A hare coursing on a rainy day outside of Oxford.

A hare coursing on a rainy day outside of Oxford.

The beagles eventually found a gap in a fence and went AWOL. We didn’t receive this news until we had fled indoors to the only pub in the middle of all that pastureland and were burning on fingers on “chips”—what I call “french fries”—amidst the aromas of wet wool, beer, and the sour-sweet musk of human bodies that have been outside all day.

We piled back out into the rain then stuffed ourselves into a tiny car to drive on muddy country lanes in a futile effort to help people I did not know locate their pack of rogue hounds. Eventually, we did see the smeared outline of the head huntsman, or whatever you call him, in his white jodhpurs and short green velvet jacket. His name? Crispin?

Thankfully, we learned from him that someone better acquainted with the area and better equipped for the task at hand had rounded up the wet mass of canine who didn’t catch a single hare that day. Somehow, I was okay with missing the sight of their dismembering and devouring him. Oh well. 

We ended up at an ancient farmhouse with stone-floored stables and heavy wooden furniture polished from years of use. Here an older English couple asked us questions about the day and fed us scones and sandwiches and pushed cups of hot tea into our cold hands. I flirted with several girls I didn’t know who went to elite boarding schools in cities that I pronounced incorrectly. How was I supposed to know that “Winchester” wasn’t pronounced WIN-chess-ter but something like WEENches-tuh? Again, oh well. There wasn’t much competition anyway. Most of the English girls I met loved American men. I figured that must be because most of the English men I met looked like they’d crumble if they broke into a run.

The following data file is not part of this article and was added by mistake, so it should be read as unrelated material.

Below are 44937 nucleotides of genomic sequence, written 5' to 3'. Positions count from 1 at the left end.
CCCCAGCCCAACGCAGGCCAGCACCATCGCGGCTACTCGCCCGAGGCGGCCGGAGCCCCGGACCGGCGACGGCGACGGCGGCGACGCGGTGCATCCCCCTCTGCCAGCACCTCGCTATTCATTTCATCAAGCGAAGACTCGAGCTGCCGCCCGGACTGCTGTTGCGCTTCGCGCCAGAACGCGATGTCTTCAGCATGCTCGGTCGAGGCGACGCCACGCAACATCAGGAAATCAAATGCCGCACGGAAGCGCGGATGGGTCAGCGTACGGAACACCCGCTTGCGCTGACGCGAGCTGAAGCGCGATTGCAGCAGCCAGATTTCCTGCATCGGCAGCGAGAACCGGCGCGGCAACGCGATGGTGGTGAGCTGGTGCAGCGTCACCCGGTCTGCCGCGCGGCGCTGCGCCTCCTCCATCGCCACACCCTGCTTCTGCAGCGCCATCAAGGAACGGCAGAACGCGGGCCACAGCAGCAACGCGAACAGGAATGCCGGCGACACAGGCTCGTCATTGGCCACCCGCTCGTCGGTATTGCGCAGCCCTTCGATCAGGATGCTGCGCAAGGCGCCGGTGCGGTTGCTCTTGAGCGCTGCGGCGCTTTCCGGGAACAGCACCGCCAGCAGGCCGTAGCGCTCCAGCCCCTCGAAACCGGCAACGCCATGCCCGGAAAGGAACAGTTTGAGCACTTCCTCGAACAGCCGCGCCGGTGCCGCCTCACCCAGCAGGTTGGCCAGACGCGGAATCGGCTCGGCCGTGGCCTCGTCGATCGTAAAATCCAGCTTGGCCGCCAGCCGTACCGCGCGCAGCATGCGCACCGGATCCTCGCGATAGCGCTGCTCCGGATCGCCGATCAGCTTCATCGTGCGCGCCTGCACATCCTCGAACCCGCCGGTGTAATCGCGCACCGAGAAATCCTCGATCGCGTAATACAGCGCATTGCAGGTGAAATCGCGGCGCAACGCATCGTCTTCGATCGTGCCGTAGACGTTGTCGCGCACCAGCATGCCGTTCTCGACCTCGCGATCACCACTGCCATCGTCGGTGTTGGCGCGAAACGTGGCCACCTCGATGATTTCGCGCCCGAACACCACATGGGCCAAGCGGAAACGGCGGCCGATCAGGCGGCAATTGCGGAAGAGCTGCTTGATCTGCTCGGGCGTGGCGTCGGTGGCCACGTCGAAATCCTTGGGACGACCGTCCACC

Purple Turtle

When I got back to the States, I wrote an essay for a contest put on by the Council for Christian Colleges and Universities,the organization that runs the program. They gave me 2nd place. The winner wrote a proem, that I thought was neither good prose nor good poetry. I was probably just bitter though.bench2

The following is an excerpt from that essay:

“Dancing is like anything else: the more seriously you take yourself, the less seriously everybody else takes you. I struck up conversation with a girl, who, like everyone in Oxford it seemed, turned out to be an American. After the customary questions—Where are you from? What school? Where is that? What are you studying?—our conversation petered out. As she stumbled away to the bar or restroom, she yelled over her shoulder: ‘English majors don’t know how to party!’ 

This will be my vocation; a constant struggle of constant change, Jacob’s wrestling with the angel and my wrestling with the Spirit: using words, literature, and my life to share the Good News. This is what Christian English majors do. This is how we party.”

The full two-page essay is still online. I’d completely forgotten about it until two or three days ago.

Funny, I’m still asking and answering the same questions: “Why do I write?” and “Why are we here?”